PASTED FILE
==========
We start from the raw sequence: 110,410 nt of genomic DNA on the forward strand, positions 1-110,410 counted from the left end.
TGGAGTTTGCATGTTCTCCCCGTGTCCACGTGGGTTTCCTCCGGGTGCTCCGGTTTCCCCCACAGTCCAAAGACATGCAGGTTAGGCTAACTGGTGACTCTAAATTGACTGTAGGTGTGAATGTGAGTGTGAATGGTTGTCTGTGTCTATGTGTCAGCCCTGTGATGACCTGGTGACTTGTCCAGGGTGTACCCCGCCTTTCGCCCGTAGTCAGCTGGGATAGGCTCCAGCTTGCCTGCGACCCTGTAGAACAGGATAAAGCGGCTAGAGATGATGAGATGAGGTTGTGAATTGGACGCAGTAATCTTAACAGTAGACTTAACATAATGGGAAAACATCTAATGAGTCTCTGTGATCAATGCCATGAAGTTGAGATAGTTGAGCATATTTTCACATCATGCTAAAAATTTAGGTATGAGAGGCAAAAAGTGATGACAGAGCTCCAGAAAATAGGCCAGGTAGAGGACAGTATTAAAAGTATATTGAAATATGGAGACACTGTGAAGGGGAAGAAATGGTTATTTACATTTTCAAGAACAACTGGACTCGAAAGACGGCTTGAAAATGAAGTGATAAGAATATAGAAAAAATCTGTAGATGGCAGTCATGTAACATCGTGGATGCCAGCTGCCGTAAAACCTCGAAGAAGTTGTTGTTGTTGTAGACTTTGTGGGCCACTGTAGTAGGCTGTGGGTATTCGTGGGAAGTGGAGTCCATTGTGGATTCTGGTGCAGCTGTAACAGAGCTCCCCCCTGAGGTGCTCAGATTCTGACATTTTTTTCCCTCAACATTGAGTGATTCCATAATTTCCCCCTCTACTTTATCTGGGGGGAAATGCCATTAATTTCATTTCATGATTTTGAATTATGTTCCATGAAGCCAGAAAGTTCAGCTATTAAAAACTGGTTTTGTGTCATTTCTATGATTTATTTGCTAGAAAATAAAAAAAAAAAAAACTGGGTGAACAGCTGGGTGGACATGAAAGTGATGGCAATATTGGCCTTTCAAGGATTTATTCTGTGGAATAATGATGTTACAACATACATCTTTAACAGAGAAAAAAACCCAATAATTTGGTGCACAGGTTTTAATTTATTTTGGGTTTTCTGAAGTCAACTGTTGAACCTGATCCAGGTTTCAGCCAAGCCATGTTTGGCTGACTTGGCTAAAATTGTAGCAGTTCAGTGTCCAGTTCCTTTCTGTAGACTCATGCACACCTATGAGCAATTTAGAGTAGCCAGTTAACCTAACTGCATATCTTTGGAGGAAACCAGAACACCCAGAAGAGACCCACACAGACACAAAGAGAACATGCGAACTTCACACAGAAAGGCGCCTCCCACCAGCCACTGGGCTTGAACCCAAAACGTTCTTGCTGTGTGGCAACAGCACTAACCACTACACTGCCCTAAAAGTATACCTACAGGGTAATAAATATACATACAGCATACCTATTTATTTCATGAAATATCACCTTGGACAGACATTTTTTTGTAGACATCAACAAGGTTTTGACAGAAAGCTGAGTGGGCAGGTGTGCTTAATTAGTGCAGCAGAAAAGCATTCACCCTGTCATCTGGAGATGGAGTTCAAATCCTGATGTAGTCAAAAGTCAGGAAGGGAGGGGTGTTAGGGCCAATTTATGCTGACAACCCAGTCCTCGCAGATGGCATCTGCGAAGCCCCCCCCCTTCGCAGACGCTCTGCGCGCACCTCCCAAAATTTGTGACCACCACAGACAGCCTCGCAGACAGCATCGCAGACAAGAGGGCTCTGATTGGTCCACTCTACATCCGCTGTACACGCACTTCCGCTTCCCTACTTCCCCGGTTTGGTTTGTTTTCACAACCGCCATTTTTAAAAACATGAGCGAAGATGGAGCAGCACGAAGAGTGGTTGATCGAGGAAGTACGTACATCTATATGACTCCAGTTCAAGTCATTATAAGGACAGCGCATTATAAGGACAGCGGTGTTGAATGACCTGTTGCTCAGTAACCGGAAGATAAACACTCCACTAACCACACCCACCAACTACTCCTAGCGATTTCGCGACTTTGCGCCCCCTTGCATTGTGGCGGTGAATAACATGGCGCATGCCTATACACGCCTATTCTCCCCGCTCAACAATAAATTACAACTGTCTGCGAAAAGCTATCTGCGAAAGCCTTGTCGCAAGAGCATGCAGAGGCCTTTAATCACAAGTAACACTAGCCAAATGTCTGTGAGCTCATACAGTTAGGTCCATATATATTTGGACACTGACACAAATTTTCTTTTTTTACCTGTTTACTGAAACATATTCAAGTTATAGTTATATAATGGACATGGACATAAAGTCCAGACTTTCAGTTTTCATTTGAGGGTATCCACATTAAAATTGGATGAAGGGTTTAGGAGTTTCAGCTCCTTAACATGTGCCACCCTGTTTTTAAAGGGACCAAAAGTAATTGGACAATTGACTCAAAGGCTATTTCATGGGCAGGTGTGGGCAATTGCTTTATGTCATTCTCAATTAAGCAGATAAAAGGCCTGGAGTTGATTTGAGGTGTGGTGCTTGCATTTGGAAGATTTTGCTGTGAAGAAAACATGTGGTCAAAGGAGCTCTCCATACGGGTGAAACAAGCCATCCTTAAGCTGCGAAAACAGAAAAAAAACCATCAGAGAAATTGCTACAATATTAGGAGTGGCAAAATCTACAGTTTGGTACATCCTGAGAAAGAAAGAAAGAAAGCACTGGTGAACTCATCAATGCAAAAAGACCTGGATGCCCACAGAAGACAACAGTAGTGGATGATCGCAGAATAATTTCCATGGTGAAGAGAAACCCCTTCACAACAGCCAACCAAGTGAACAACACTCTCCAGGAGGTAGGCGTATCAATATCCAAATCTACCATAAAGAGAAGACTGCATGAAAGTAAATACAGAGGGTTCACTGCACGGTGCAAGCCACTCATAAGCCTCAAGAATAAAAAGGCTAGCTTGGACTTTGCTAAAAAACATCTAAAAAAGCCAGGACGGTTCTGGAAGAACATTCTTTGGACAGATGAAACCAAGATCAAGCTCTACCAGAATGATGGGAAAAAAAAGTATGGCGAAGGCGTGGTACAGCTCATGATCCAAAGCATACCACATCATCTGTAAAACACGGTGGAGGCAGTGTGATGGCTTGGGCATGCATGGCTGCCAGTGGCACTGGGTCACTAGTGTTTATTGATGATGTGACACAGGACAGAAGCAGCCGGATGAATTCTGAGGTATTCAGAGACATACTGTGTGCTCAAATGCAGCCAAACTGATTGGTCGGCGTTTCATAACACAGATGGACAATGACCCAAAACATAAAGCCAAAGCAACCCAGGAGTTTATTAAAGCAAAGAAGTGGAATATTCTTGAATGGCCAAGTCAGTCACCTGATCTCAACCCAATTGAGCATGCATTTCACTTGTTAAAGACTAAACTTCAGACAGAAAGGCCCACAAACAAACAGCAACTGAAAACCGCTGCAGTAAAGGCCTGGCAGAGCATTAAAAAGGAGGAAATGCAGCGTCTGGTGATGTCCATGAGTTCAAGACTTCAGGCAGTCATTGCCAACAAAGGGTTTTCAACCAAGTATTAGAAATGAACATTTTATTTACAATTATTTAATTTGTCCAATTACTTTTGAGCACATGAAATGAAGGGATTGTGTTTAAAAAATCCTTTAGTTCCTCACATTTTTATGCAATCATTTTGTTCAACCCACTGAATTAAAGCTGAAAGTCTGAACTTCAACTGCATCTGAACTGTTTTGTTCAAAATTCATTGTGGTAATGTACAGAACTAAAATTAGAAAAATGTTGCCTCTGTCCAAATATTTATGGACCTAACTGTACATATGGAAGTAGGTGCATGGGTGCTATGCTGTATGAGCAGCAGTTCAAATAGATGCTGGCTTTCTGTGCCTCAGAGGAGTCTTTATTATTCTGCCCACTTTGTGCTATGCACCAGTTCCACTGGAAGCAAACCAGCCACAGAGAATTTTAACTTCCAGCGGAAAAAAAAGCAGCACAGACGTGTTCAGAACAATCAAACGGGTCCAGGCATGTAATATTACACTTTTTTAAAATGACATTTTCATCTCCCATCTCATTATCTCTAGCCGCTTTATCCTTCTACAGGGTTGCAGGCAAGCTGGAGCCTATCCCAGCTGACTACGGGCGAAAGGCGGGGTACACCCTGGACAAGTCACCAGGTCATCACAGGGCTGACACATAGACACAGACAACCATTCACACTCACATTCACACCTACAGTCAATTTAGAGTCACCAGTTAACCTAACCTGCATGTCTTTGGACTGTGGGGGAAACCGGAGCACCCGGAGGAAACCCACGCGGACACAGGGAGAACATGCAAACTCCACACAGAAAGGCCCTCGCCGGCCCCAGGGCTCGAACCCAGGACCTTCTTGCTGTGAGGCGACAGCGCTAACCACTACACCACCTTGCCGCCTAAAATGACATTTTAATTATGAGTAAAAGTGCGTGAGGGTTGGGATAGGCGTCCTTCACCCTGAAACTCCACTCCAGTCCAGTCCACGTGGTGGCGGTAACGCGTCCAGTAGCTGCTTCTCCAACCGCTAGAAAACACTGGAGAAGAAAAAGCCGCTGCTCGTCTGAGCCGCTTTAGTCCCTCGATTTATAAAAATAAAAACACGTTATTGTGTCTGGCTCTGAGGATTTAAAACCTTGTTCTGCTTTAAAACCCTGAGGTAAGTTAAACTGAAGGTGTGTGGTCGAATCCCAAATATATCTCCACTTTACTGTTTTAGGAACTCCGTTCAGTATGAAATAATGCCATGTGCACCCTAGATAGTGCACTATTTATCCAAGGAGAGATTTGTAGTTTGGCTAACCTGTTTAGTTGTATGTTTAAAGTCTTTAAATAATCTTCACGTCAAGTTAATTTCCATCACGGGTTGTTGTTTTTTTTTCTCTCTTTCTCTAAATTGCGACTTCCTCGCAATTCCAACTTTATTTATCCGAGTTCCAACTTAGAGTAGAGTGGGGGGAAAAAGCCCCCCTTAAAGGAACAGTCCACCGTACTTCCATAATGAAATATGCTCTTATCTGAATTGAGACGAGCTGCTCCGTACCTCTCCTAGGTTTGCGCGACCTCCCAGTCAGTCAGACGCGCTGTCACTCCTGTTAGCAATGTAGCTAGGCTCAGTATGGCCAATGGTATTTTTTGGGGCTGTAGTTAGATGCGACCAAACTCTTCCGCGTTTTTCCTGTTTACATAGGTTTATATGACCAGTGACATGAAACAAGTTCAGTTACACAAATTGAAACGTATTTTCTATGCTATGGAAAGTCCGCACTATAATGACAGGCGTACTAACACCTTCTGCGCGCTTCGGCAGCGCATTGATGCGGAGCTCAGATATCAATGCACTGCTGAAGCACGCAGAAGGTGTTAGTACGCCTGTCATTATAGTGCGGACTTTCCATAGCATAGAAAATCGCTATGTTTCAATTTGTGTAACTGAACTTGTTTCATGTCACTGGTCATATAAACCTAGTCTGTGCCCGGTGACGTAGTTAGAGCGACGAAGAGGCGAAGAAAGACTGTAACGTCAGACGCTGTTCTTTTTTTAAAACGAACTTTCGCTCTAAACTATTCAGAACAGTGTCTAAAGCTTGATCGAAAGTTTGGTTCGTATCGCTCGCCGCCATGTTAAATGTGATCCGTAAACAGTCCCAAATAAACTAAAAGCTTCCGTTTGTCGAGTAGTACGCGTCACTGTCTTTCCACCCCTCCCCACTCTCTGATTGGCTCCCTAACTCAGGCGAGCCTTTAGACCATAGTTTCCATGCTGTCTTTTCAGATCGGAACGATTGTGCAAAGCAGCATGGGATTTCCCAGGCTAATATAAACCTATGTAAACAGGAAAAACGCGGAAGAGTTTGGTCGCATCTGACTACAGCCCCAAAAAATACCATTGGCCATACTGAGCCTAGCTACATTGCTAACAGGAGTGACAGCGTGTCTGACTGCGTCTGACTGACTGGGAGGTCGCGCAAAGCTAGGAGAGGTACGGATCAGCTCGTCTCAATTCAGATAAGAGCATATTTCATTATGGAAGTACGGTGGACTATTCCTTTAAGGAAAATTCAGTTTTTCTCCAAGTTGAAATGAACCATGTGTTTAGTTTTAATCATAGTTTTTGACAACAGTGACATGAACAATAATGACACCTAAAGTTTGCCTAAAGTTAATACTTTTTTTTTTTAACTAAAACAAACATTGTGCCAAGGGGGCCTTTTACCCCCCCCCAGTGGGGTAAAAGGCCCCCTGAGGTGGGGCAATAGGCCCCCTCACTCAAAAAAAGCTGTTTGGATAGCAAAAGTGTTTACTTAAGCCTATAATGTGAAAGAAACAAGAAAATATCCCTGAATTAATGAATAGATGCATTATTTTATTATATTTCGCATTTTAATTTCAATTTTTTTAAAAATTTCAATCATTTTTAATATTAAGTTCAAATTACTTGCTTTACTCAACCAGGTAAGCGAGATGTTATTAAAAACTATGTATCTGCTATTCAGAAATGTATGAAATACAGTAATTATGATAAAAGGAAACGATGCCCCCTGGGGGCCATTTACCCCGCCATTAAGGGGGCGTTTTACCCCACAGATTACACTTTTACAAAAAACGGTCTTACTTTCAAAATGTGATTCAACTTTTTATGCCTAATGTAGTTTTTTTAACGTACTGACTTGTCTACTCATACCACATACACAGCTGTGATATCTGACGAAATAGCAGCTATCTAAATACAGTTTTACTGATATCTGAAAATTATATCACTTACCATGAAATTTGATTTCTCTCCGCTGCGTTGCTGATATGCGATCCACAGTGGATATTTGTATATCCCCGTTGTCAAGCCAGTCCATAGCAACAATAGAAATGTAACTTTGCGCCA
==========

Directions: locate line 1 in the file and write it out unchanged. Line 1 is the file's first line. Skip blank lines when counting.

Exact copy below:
We start from the raw sequence: 110,410 nt of genomic DNA on the forward strand, positions 1-110,410 counted from the left end.